Courtesy Candy Wagner
  • Candy Wagner, pictured here in 1965, lived with her parents and siblings in upstate New York. The next year her father would leave home and never come back, leaving her mother devastated. Wagner started dating a high school senior.
    Courtesy Candy Wagner
  • Wagner's boyfriend John was the love of her life. "[He was] my first for everything," Wagner, pictured here with him in 1966, told ABC News' "20/20." "He was my rock, and there was no question that I was in very deep young love."
    Courtesy Candy Wagner
  • Pictured here together on Dec. 5, 1966, Wagner and her boyfriend didn't know that life was about to change drastically for them. Wagner was a few months pregnant when this photo was taken. "At that time, in a small town where there's no place to hide, it is absolutely traumatic," Wagner said. "There's a huge degree of shame attached to unwed motherhood at that time."
    Courtesy Candy Wagner
  • When Wagner began to show, her mother sent her to a Salvation Army home for unwed mothers at Booth Memorial Hospital, now New York Hospital Queens, in Flushing, New York. Babies born in these homes were often immediately put up for adoption. Wagner and other mothers like her were kept in a wing in the hospital separated from the mothers-to-be in the main maternity ward.
    Courtesy Candy Wagner
  • On April 17, 1967, Wagner's daughter was born, but she was discouraged from seeing her. A nurse eventually gave in and walked her to the nursery where she saw her baby for the first time. "'Please let me hold her,'" Wagner recalled asking. "And they said, 'No, that would not be a good idea.'" Within two weeks of giving birth, Wagner was back in school. Wagner, pictured here at her high school graduation on June 19, 1970, graduated second in her class.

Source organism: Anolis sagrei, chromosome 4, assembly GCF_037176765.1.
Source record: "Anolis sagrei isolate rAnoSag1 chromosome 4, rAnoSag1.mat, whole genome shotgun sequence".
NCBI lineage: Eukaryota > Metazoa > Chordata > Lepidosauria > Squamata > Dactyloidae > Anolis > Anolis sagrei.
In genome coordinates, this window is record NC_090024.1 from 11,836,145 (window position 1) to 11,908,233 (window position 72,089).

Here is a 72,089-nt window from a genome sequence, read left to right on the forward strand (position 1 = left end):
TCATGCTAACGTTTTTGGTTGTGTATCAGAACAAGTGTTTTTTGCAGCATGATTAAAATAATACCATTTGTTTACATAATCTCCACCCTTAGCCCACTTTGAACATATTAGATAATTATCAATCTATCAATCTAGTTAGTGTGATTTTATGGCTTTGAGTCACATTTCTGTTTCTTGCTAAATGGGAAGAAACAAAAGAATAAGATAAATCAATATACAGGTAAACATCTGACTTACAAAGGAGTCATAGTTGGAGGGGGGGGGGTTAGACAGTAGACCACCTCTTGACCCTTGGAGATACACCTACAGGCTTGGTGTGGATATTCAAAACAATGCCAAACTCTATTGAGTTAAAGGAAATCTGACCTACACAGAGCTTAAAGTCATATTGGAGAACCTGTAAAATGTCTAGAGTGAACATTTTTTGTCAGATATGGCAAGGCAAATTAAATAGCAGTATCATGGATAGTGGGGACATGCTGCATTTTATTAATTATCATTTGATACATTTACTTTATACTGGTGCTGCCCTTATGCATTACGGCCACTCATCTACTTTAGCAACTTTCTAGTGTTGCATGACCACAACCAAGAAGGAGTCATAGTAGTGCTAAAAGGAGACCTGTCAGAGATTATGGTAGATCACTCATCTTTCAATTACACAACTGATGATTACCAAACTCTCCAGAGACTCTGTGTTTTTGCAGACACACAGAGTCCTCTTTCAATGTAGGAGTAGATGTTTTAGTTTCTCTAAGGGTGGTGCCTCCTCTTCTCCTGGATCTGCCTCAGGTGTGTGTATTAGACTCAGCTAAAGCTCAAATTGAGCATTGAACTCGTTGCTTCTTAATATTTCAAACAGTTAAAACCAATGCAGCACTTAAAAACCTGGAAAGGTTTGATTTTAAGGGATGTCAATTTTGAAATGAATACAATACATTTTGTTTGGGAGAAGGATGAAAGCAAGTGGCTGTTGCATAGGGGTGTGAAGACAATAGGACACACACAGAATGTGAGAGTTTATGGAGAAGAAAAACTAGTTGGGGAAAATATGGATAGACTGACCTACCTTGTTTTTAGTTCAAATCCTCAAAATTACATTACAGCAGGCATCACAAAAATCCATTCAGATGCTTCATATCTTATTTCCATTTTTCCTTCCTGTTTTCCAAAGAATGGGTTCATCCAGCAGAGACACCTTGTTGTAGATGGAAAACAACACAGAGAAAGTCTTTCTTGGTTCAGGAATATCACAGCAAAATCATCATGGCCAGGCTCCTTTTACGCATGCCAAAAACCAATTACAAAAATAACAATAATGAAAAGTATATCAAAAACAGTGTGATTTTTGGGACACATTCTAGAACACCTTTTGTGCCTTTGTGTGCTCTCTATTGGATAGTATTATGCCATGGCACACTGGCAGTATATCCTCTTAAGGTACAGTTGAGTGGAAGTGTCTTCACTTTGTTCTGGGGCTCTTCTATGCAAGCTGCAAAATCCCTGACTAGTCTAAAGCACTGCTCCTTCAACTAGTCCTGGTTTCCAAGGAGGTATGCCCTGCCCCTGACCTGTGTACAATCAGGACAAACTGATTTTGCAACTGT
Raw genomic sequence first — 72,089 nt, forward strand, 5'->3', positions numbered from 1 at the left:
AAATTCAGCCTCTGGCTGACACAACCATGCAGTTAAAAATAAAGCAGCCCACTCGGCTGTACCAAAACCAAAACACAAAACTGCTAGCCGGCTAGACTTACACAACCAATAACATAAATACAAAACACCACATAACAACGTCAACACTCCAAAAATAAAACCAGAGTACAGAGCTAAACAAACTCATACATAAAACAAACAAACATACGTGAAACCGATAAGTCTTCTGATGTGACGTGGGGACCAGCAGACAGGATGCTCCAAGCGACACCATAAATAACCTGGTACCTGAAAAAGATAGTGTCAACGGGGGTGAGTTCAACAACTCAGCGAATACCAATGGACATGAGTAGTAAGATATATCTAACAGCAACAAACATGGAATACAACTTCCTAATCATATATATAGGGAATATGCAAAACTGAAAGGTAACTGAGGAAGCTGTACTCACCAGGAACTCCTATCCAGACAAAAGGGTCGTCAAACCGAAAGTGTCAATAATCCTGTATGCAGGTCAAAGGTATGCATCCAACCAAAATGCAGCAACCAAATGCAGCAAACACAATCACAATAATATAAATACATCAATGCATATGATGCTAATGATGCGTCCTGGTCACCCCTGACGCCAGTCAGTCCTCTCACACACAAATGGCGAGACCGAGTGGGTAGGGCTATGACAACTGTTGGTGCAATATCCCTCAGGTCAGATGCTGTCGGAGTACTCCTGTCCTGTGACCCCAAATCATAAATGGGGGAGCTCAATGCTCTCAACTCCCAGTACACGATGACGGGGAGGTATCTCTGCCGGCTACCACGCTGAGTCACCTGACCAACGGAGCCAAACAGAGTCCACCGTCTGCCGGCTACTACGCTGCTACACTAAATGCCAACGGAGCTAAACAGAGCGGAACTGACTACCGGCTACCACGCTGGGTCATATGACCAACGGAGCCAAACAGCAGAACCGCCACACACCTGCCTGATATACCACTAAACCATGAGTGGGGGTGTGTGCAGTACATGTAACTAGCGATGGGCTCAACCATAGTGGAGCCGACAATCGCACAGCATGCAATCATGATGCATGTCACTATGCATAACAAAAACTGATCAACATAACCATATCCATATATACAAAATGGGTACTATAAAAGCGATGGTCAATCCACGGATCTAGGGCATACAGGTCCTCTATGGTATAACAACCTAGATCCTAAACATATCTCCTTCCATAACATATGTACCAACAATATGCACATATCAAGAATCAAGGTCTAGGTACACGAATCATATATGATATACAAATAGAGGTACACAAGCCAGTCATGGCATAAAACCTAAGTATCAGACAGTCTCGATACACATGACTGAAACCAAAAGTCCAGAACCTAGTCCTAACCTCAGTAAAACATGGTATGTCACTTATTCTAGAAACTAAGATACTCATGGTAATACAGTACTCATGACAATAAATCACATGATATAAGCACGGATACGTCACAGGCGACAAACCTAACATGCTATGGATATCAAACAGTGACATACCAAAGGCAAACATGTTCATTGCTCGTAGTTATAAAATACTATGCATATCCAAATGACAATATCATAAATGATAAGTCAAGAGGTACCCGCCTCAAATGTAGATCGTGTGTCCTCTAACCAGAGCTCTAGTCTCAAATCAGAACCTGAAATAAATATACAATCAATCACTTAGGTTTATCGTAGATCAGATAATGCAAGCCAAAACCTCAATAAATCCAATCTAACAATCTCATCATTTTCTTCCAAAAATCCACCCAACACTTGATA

Courtesy Candy Wagner
  • The one time Wagner saw her daughter, she noticed the baby had a red mark on her cheek, a burn left by forceps. Not realizing the mark was temporary, she planned to look for a girl with a scar for years to come. After her high school graduation, Wagner went to college and worked as a physical therapist for almost 40 years. She eventually married her husband John Wagner, pictured here with her.
    Courtesy Candy Wagner
  • While Wagner adopted a son of her own, questions about the daughter she surrendered still lingered in her mind. "'Did you get what I couldn't get you, what they promised me you would get? Were you loved by two people the way I would wish that you would be loved?'" Wagner recalled wondering. Every April 17, on her lost daughter's birthday, the heartache would come back.
    Courtesy Candy Wagner
  • In 1996, Wagner, pictured here with her son, finally gathered the courage to actively search for her daughter. But after 17 years of dead-ends and frustrating encounters with New York's adoption court system, Wagner almost lost hope.
    Courtesy Candy Wagner
  • Wagner turned to investigative genealogist Pam Slaton, who, after a negative experience tracking down her own birth mother years ago, made a career out of helping adoptees search for their biological families. It took Slaton less than 24 hours to find Wagner's daughter. It turns out Wagner and her child, Barbara Jo Gowan, were practically neighbors and lived in the same community in upstate New York.
    Courtesy Candy Wagner
  • Forty-seven years after giving her daughter up for adoption, Wagner (bottom right corner) finally reunited with Gowan (center of the front row) this summer. "She had a hard time opening the front door, trying to hold back the tears," Gowan told "20/20." "And then [she] opened the door, and the first words out of her mouth were, 'You're beautiful.'" "It's just wonderful," Wagner said. "I feel liberated. I'm not living the lie. I can let that go now."
    Courtesy Candy Wagner